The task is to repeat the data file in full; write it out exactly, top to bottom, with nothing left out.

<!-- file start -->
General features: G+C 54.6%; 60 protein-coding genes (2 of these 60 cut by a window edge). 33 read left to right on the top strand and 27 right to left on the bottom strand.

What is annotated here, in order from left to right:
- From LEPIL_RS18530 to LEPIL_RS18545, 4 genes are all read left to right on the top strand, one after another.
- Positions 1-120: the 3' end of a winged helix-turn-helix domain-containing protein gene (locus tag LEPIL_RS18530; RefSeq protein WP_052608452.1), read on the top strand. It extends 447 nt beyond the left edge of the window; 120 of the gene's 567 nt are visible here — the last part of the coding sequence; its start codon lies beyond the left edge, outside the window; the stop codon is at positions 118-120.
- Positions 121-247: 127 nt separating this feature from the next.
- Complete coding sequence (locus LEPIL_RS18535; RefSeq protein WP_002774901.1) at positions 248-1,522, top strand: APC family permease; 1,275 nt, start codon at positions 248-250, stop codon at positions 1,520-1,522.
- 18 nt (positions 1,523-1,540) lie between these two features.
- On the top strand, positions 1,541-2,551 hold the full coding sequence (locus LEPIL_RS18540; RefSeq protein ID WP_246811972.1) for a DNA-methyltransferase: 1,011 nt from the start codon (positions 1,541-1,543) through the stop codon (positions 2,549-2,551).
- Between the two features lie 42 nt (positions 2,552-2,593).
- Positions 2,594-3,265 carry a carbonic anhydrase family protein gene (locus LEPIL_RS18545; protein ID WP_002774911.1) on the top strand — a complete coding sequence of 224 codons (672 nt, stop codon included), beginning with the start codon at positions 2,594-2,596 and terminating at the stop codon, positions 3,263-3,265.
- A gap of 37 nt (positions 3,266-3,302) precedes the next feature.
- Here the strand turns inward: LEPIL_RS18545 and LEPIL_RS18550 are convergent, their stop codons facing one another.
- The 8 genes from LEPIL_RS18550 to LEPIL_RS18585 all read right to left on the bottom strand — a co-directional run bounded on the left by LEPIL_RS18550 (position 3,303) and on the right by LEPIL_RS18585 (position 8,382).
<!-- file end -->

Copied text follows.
General features: G+C 54.6%; 60 protein-coding genes (2 of these 60 cut by a window edge). 33 read left to right on the top strand and 27 right to left on the bottom strand.

What is annotated here, in order from left to right:
- From LEPIL_RS18530 to LEPIL_RS18545, 4 genes are all read left to right on the top strand, one after another.
- Positions 1-120: the 3' end of a winged helix-turn-helix domain-containing protein gene (locus tag LEPIL_RS18530; RefSeq protein WP_052608452.1), read on the top strand. It extends 447 nt beyond the left edge of the window; 120 of the gene's 567 nt are visible here — the last part of the coding sequence; its start codon lies beyond the left edge, outside the window; the stop codon is at positions 118-120.
- Positions 121-247: 127 nt separating this feature from the next.
- Complete coding sequence (locus LEPIL_RS18535; RefSeq protein WP_002774901.1) at positions 248-1,522, top strand: APC family permease; 1,275 nt, start codon at positions 248-250, stop codon at positions 1,520-1,522.
- 18 nt (positions 1,523-1,540) lie between these two features.
- On the top strand, positions 1,541-2,551 hold the full coding sequence (locus LEPIL_RS18540; RefSeq protein ID WP_246811972.1) for a DNA-methyltransferase: 1,011 nt from the start codon (positions 1,541-1,543) through the stop codon (positions 2,549-2,551).
- Between the two features lie 42 nt (positions 2,552-2,593).
- Positions 2,594-3,265 carry a carbonic anhydrase family protein gene (locus LEPIL_RS18545; protein ID WP_002774911.1) on the top strand — a complete coding sequence of 224 codons (672 nt, stop codon included), beginning with the start codon at positions 2,594-2,596 and terminating at the stop codon, positions 3,263-3,265.
- A gap of 37 nt (positions 3,266-3,302) precedes the next feature.
- Here the strand turns inward: LEPIL_RS18545 and LEPIL_RS18550 are convergent, their stop codons facing one another.
- The 8 genes from LEPIL_RS18550 to LEPIL_RS18585 all read right to left on the bottom strand — a co-directional run bounded on the left by LEPIL_RS18550 (position 3,303) and on the right by LEPIL_RS18585 (position 8,382).